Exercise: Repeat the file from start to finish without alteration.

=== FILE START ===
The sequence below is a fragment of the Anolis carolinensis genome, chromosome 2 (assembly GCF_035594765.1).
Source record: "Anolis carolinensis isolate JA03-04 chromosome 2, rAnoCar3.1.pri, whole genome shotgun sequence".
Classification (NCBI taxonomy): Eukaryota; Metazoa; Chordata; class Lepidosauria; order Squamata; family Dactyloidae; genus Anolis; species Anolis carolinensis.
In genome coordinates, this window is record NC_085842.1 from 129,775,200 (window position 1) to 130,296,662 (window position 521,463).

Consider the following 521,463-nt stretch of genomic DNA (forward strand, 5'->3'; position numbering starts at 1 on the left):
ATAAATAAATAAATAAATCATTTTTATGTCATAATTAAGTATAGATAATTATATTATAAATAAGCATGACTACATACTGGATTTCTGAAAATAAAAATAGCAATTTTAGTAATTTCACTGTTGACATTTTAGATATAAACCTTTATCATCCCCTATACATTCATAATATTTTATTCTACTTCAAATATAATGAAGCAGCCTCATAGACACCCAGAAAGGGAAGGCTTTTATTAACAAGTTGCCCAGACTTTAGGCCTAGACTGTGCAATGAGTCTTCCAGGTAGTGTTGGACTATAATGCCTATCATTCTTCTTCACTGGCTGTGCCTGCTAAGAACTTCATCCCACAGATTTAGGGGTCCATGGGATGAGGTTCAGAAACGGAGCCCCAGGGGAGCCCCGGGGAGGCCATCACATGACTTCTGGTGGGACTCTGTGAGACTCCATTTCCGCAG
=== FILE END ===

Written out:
The sequence below is a fragment of the Anolis carolinensis genome, chromosome 2 (assembly GCF_035594765.1).
Source record: "Anolis carolinensis isolate JA03-04 chromosome 2, rAnoCar3.1.pri, whole genome shotgun sequence".
Classification (NCBI taxonomy): Eukaryota; Metazoa; Chordata; class Lepidosauria; order Squamata; family Dactyloidae; genus Anolis; species Anolis carolinensis.
In genome coordinates, this window is record NC_085842.1 from 129,775,200 (window position 1) to 130,296,662 (window position 521,463).

Consider the following 521,463-nt stretch of genomic DNA (forward strand, 5'->3'; position numbering starts at 1 on the left):
ATAAATAAATAAATAAATCATTTTTATGTCATAATTAAGTATAGATAATTATATTATAAATAAGCATGACTACATACTGGATTTCTGAAAATAAAAATAGCAATTTTAGTAATTTCACTGTTGACATTTTAGATATAAACCTTTATCATCCCCTATACATTCATAATATTTTATTCTACTTCAAATATAATGAAGCAGCCTCATAGACACCCAGAAAGGGAAGGCTTTTATTAACAAGTTGCCCAGACTTTAGGCCTAGACTGTGCAATGAGTCTTCCAGGTAGTGTTGGACTATAATGCCTATCATTCTTCTTCACTGGCTGTGCCTGCTAAGAACTTCATCCCACAGATTTAGGGGTCCATGGGATGAGGTTCAGAAACGGAGCCCCAGGGGAGCCCCGGGGAGGCCATCACATGACTTCTGGTGGGACTCTGTGAGACTCCATTTCCGCAG